Yet, I wouldn’t say that Twitter is confined to level 1 light-weight “broadcasting” – as it allows for a myriad of individual uses that might entail a high dose of “ambient intimacy” too.

Posted via web from stirring the frogpond

Is it really Enterprise 2.0?

Because of these facts, I usually dodge questions about specific vendors and their offerings, and instead answer how I’d look at any particular deployment of collaboration software to see if it met my definition of Enterprise 2.0.

I find this pretty easy to do. I check to see if the environment meets three criteria: Is it freeform? How frictionless is contribution? And is it emergent?

Small article, earmarked – Andrew McAfee explains what is interesting and important when evaluating social software offerings and “solutions”. Great examples to illustrate the points freeform, frictionless and emergent too …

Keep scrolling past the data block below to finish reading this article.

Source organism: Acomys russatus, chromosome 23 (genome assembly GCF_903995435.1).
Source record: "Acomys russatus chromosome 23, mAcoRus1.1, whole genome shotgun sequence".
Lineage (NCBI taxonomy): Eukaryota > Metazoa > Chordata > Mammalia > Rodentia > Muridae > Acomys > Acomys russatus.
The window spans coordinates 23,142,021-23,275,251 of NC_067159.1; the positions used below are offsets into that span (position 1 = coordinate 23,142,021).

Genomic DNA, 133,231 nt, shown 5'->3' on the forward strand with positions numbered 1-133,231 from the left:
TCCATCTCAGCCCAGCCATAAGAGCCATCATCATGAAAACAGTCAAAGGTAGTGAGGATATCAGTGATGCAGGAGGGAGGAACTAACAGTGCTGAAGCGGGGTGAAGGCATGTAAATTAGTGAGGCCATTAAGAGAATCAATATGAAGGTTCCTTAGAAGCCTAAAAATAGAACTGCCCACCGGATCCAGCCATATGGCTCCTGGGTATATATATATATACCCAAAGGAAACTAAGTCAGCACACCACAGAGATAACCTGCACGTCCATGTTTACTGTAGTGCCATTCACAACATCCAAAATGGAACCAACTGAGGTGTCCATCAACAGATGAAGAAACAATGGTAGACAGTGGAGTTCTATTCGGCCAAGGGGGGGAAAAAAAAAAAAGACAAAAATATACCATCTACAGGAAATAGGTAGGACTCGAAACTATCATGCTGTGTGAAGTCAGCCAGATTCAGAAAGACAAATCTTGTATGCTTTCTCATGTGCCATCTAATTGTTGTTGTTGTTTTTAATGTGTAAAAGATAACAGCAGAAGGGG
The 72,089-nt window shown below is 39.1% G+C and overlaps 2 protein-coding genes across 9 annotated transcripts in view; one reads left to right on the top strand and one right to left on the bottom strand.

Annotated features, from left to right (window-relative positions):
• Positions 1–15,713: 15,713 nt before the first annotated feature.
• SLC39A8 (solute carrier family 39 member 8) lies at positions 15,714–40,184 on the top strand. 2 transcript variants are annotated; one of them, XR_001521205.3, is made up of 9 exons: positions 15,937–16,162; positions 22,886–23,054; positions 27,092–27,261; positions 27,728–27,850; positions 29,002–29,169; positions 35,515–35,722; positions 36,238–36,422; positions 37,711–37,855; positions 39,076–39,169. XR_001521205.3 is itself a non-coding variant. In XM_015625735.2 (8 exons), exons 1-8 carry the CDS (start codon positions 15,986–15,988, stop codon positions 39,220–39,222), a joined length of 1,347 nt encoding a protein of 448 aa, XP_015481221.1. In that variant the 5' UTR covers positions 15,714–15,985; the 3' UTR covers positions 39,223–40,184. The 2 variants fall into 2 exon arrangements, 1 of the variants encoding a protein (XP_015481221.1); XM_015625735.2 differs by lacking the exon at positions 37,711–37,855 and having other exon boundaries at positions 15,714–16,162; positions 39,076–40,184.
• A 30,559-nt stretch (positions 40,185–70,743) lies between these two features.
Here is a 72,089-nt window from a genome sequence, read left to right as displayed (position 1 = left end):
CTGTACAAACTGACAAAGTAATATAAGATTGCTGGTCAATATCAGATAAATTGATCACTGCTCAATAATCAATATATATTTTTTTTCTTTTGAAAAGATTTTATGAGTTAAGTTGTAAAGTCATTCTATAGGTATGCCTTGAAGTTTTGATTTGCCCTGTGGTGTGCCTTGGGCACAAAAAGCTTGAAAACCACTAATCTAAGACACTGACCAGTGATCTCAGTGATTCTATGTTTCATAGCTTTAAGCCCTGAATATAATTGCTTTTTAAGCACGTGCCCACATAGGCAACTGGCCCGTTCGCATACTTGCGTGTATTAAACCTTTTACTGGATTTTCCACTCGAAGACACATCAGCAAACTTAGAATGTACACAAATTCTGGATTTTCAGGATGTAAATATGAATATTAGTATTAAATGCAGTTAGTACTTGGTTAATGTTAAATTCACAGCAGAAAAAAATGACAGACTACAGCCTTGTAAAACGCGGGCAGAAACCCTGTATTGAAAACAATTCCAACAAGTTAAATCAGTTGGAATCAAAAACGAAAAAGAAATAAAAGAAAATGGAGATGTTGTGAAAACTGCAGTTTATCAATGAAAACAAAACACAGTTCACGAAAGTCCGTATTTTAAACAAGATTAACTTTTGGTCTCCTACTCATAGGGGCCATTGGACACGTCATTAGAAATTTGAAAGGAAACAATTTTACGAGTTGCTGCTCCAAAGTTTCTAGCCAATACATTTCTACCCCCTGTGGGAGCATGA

Posted via web from stirring the frogpond

Is it a New Lotus?

A new Lotus has begun to emerge…

A Lotus that:

  • is assured of its place in the market, ready to compete head on with all the social/collaboration/appdev vendors, not just Microsoft
  • is confident of its future, within the market, within IBM and under the new leadership of Alistair Rennie
  • embraces and holds dear the rich history of Notes and Domino, and is definitive about its place in the brave new world of integrated always-on real-time social collaboration
  • realises that Google Wave is a game-changer, and is ready to step up and face it head-on
  • is becoming a greater influence on IBM as a whole, both through the industry focus on social collaboration in 2010 and beyond, and because of the continued stature of the previous 5 Lotus GMs